God Redeems Sinful Thinkers

The Old Testament declares that acquiring the knowledge of God is of paramount importance. Knowing Yahweh Elōhîm is the key to understanding everything in creation, including ourselves. In fact, the knowledge of God is the object of the verbal phrases “shall know,” “might know,” “may know,” and “will know” at least 114 times in the Old Testament. In Ezekiel the expression “know I am the Lord” occurs 80 times.

Understanding what God reveals about himself is akin to gaining a clear view from a very high point. From there one discovers the breath and beauty of the world. One can navigate the terrain better, so to speak, with less effort and danger. In this sense, knowing God is a compass, North Star or everlasting landmark to guide our way. This why John Calvin wrote: “It is certain that man never achieves a clear knowledge of himself unless he has first looked upon God’s face, and then descends from contemplating him to scrutinize himself.”

But, as we know from the Bible, we are lost intellectually because of sin. We no longer climb the mountain to get a better view. Our minds are marred by Adam and Eve’s sinful folly with the serpent. We struggle with a Trojan’s Horse within, seeking to distort our perception of ourselves and dull our understanding of reality. We are subject to a continual barrage of deviant worldviews from our cultures.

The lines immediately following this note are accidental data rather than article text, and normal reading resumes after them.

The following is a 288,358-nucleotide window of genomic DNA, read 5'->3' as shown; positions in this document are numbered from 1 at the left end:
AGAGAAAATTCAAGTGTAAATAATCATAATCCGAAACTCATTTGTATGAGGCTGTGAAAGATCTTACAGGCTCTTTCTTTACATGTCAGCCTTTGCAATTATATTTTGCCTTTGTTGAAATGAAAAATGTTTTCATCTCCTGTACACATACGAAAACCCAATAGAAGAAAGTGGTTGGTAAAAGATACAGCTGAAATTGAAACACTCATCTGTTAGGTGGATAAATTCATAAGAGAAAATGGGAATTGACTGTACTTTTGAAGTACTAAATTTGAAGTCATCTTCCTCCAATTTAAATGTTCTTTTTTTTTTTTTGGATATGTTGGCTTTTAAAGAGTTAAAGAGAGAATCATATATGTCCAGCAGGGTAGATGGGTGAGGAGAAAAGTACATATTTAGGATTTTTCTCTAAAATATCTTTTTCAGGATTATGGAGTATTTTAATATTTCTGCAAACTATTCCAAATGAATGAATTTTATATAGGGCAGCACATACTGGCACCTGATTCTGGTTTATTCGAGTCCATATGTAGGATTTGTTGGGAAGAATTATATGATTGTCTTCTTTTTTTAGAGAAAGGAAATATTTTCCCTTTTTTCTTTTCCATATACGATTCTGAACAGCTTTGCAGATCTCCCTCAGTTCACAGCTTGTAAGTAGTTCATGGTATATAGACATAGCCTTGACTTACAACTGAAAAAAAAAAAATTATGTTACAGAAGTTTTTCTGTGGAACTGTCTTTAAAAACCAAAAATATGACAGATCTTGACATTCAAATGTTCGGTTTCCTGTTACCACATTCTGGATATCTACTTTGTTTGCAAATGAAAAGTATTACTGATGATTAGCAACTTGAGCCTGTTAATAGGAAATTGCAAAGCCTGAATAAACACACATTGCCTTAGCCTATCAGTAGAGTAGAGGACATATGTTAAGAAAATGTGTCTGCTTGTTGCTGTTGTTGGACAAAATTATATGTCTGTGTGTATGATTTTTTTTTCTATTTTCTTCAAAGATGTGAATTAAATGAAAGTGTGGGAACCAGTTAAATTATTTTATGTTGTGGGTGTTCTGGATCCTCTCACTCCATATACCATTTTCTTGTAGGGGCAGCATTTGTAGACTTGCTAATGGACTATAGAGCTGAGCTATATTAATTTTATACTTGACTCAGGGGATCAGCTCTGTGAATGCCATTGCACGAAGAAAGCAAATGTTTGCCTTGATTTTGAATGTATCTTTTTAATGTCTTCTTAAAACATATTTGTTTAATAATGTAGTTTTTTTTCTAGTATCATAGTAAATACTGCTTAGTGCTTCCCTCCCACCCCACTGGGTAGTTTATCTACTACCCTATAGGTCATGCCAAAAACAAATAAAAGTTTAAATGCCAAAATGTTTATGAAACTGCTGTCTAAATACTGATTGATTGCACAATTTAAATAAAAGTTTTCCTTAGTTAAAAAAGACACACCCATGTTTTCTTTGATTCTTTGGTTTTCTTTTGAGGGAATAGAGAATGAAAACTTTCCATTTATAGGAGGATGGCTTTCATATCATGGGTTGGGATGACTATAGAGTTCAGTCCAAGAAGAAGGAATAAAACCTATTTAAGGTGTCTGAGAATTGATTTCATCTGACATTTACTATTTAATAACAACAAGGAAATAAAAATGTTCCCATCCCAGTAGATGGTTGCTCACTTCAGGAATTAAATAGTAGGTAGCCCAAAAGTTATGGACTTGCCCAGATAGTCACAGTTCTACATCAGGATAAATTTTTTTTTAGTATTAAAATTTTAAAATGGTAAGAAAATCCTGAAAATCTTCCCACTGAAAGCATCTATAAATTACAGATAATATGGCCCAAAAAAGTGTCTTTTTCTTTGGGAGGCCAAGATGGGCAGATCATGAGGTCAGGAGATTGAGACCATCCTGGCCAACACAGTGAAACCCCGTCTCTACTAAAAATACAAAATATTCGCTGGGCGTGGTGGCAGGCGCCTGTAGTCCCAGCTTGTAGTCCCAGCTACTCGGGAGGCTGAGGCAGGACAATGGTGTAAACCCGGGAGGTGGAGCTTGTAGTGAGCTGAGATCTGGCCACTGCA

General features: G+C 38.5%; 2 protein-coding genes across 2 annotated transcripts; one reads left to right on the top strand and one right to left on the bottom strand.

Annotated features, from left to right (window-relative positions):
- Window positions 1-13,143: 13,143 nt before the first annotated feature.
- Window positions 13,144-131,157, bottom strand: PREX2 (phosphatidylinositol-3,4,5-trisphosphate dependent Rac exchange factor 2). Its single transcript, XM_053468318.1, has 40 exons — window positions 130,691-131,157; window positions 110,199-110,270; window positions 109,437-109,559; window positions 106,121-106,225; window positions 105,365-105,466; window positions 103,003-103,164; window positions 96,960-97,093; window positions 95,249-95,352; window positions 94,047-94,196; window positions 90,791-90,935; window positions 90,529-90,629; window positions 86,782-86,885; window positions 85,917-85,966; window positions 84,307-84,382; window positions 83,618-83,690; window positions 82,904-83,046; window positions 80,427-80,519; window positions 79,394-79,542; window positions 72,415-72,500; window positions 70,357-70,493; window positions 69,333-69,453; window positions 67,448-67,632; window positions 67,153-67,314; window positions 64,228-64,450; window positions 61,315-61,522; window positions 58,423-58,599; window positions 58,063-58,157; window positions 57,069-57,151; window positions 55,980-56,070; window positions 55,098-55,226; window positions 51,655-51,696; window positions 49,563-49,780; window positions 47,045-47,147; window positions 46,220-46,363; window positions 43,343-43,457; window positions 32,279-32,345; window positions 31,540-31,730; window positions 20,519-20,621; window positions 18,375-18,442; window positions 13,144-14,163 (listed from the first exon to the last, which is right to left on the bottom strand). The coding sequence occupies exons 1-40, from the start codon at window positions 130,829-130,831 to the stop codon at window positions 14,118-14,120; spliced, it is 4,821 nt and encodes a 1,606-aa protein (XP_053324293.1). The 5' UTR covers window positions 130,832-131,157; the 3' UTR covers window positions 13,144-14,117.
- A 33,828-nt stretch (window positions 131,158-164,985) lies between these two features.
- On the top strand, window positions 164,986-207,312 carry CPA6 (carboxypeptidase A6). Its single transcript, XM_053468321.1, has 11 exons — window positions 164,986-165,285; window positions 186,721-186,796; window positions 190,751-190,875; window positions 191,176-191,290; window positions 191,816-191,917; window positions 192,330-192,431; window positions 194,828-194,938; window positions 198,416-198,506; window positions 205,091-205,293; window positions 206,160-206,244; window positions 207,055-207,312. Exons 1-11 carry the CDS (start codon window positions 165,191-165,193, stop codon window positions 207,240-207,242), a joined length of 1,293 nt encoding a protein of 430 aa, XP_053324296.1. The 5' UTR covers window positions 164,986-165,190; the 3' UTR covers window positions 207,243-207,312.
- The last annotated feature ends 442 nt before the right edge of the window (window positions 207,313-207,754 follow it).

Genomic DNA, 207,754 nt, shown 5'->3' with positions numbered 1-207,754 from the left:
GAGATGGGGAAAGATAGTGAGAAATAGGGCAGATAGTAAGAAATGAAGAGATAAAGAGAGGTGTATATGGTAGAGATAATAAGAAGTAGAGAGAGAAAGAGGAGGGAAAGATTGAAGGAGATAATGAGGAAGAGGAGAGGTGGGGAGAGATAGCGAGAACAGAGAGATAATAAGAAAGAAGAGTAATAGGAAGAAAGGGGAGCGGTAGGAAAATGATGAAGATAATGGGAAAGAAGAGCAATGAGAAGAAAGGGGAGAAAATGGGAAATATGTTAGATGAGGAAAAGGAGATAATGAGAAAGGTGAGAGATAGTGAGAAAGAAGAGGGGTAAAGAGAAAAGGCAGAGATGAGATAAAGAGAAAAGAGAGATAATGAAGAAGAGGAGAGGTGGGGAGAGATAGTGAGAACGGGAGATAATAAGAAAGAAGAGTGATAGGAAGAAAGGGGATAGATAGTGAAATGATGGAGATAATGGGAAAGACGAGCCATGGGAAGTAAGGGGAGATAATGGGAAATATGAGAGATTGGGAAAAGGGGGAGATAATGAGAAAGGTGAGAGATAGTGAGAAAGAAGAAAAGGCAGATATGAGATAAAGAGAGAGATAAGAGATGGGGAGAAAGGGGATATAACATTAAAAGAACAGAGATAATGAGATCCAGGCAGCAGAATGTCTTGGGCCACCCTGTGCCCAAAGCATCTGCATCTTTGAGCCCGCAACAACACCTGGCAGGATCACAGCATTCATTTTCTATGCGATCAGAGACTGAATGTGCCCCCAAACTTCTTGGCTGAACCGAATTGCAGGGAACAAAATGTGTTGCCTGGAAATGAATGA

Thank God, however, that he redeems sinful thinkers!

This poem by Michel Quoist as an imaginative depiction of thinking under grace (excerpts). It well expresses the motivation of a thinker who aspires to love God with his mind. This meditation is called “I Would Like To Rise Very High” from his book Prayers (1963).

I would like to rise very high, Lord, above my city, above the world, above time. I would like to purify my gaze, and borrow your eyes.

I would then see the universe, humanity and history, as the Father sees them . . . .

Startled, I will begin to understand, that the great adventure of Love, that started at the creation of the world, continues to unfold before my eyes.

The divine story which, according to your promise, will be completed in glory, only after the resurrection of the flesh, when you will come before the Father saying: “All is accomplished. I am the Alpha and Omega, the Beginning and the End  . . . .”

Then, falling on my knees, I would admire, O Lord, the great mystery of this world, your world, which in spite of the innumerable snags of sin, remains a long throb of love,
leading towards Love and Life eternal.

I would like to rise very high, Lord, above my city, above the world, above time. I would like to purify my gaze, and borrow your eyes.

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